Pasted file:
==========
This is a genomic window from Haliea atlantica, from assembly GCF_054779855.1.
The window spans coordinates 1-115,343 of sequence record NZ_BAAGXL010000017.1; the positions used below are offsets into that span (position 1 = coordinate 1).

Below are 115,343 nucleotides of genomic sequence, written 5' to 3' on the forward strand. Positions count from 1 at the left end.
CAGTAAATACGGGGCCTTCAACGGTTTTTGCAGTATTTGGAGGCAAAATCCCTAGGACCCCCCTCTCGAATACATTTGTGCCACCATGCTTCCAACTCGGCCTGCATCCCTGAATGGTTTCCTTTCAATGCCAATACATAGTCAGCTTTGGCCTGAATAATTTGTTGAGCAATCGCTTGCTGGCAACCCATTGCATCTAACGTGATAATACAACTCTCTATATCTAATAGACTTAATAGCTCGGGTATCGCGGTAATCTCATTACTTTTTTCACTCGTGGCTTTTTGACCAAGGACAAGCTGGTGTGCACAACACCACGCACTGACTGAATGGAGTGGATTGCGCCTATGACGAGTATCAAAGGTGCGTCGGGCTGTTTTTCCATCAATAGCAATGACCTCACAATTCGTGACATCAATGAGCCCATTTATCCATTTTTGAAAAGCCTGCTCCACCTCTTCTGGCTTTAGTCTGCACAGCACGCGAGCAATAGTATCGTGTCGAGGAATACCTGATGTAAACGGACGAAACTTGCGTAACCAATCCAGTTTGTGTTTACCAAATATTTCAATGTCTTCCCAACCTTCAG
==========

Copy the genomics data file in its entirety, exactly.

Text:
This is a genomic window from Haliea atlantica, from assembly GCF_054779855.1.
The window spans coordinates 1-115,343 of sequence record NZ_BAAGXL010000017.1; the positions used below are offsets into that span (position 1 = coordinate 1).

Below are 115,343 nucleotides of genomic sequence, written 5' to 3' on the forward strand. Positions count from 1 at the left end.
CAGTAAATACGGGGCCTTCAACGGTTTTTGCAGTATTTGGAGGCAAAATCCCTAGGACCCCCCTCTCGAATACATTTGTGCCACCATGCTTCCAACTCGGCCTGCATCCCTGAATGGTTTCCTTTCAATGCCAATACATAGTCAGCTTTGGCCTGAATAATTTGTTGAGCAATCGCTTGCTGGCAACCCATTGCATCTAACGTGATAATACAACTCTCTATATCTAATAGACTTAATAGCTCGGGTATCGCGGTAATCTCATTACTTTTTTCACTCGTGGCTTTTTGACCAAGGACAAGCTGGTGTGCACAACACCACGCACTGACTGAATGGAGTGGATTGCGCCTATGACGAGTATCAAAGGTGCGTCGGGCTGTTTTTCCATCAATAGCAATGACCTCACAATTCGTGACATCAATGAGCCCATTTATCCATTTTTGAAAAGCCTGCTCCACCTCTTCTGGCTTTAGTCTGCACAGCACGCGAGCAATAGTATCGTGTCGAGGAATACCTGATGTAAACGGACGAAACTTGCGTAACCAATCCAGTTTGTGTTTACCAAATATTTCAATGTCTTCCCAACCTTCAG